"We thought so, too, monsieur. As our house is carried on very regularly, and we make out our bills every week, at the end of eight days we presented our account; but it appeared we had chosen an unlucky moment, for at the first word on the subject, he sent us to all the devils. It is true he had been playing the day before."

"Playing the day before! And with whom?"

"Lord, who can say, monsieur? With some gentleman who was traveling this way, to whom he proposed a game of LANSQUENET."

"That's it, then, and the foolish fellow lost all he had?"

"Even to his horse, monsieur; for when the gentleman was about to set out, we perceived that his lackey was saddling Monsieur Porthos's horse, as well as his master's. When we observed this to him, he told us all to trouble ourselves about our own business, as this horse belonged to him. We also informed Monsieur Porthos of what was going on; but he told us we were scoundrels to doubt a gentleman's word, and that as he had said the horse was his, it must be so."

"That's Porthos all over," murmured d'Artagnan.

"Then," continued the host, "I replied that as from the moment we seemed not likely to come to a good understanding with respect to payment, I hoped that he would have at least the kindness to grant the favor of his custom to my brother host of the Golden Eagle; but Monsieur Porthos replied that, my house being the best, he should remain where he was. This reply was too flattering to allow me to insist on his departure. I confined myself then to begging him to give up his chamber, which is the handsomest in the hotel, and to be satisfied with a pretty little room on the third floor; but to this Monsieur Porthos replied that as he every moment expected his mistress, who was one of the greatest ladies in the court, I might easily comprehend that the chamber he did me the honor to occupy in my house was itself very mean for the visit of such a personage. Nevertheless, while acknowledging the truth of what he said, I thought proper to insist; but without even giving himself the trouble to enter into any discussion with me, he took one of his pistols, laid it on his table, day and night, and said that at the first word that should be spoken to him about removing, either within the house or out of it, he would blow out the brains of the person who should be so imprudent as to meddle with a matter which only concerned himself. Since that time, monsieur, nobody entered his chamber but his servant."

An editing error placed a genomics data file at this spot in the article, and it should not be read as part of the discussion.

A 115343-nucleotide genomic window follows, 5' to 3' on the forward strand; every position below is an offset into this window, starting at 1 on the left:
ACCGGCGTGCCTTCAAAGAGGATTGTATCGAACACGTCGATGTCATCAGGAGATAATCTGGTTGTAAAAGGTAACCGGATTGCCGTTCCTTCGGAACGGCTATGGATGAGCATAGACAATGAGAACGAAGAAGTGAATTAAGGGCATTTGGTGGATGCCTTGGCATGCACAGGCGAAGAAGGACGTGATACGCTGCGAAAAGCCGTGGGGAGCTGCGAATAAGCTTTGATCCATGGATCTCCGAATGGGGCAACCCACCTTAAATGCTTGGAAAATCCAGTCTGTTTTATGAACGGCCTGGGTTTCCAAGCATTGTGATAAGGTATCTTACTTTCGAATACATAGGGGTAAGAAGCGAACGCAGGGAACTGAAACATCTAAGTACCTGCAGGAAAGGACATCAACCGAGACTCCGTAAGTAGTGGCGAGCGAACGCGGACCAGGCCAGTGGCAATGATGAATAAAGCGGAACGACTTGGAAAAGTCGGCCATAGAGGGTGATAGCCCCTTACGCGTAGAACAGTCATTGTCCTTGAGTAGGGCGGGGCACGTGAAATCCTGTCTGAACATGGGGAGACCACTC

"What! Mousqueton is here, then?"

"Oh, yes, monsieur. Five days after your departure, he came back, and in a very bad condition, too. It appears that he had met with disagreeableness, likewise, on his journey. Unfortunately, he is more nimble than his master; so that for the sake of his master, he puts us all under his feet, and as he thinks we might refuse what he asked for, he takes all he wants without asking at all."

"The fact is," said d'Artagnan, "I have always observed a great degree of intelligence and devotedness in Mousqueton."

"That is possible, monsieur; but suppose I should happen to be brought in contact, even four times a year, with such intelligence and devotedness — why, I should be a ruined man!"